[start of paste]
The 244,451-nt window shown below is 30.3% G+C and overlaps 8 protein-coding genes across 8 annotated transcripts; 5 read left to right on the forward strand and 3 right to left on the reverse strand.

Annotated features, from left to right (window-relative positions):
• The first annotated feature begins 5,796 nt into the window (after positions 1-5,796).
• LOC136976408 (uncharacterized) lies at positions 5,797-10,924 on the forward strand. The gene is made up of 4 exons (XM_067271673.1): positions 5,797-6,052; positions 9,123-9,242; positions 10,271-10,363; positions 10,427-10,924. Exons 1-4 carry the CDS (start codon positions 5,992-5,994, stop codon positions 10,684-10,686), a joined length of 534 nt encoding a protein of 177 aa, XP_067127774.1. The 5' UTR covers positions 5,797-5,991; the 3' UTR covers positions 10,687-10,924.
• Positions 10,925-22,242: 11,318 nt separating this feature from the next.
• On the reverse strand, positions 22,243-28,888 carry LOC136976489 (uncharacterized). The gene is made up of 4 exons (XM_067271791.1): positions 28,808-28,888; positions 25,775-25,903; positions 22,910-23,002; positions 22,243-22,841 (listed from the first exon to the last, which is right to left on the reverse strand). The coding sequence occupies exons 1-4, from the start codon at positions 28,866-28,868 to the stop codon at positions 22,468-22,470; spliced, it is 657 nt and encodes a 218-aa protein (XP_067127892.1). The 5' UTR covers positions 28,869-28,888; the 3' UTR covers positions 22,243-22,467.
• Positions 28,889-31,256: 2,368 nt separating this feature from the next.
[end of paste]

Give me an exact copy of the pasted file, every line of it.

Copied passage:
The 244,451-nt window shown below is 30.3% G+C and overlaps 8 protein-coding genes across 8 annotated transcripts; 5 read left to right on the forward strand and 3 right to left on the reverse strand.

Annotated features, from left to right (window-relative positions):
• The first annotated feature begins 5,796 nt into the window (after positions 1-5,796).
• LOC136976408 (uncharacterized) lies at positions 5,797-10,924 on the forward strand. The gene is made up of 4 exons (XM_067271673.1): positions 5,797-6,052; positions 9,123-9,242; positions 10,271-10,363; positions 10,427-10,924. Exons 1-4 carry the CDS (start codon positions 5,992-5,994, stop codon positions 10,684-10,686), a joined length of 534 nt encoding a protein of 177 aa, XP_067127774.1. The 5' UTR covers positions 5,797-5,991; the 3' UTR covers positions 10,687-10,924.
• Positions 10,925-22,242: 11,318 nt separating this feature from the next.
• On the reverse strand, positions 22,243-28,888 carry LOC136976489 (uncharacterized). The gene is made up of 4 exons (XM_067271791.1): positions 28,808-28,888; positions 25,775-25,903; positions 22,910-23,002; positions 22,243-22,841 (listed from the first exon to the last, which is right to left on the reverse strand). The coding sequence occupies exons 1-4, from the start codon at positions 28,866-28,868 to the stop codon at positions 22,468-22,470; spliced, it is 657 nt and encodes a 218-aa protein (XP_067127892.1). The 5' UTR covers positions 28,869-28,888; the 3' UTR covers positions 22,243-22,467.
• Positions 28,889-31,256: 2,368 nt separating this feature from the next.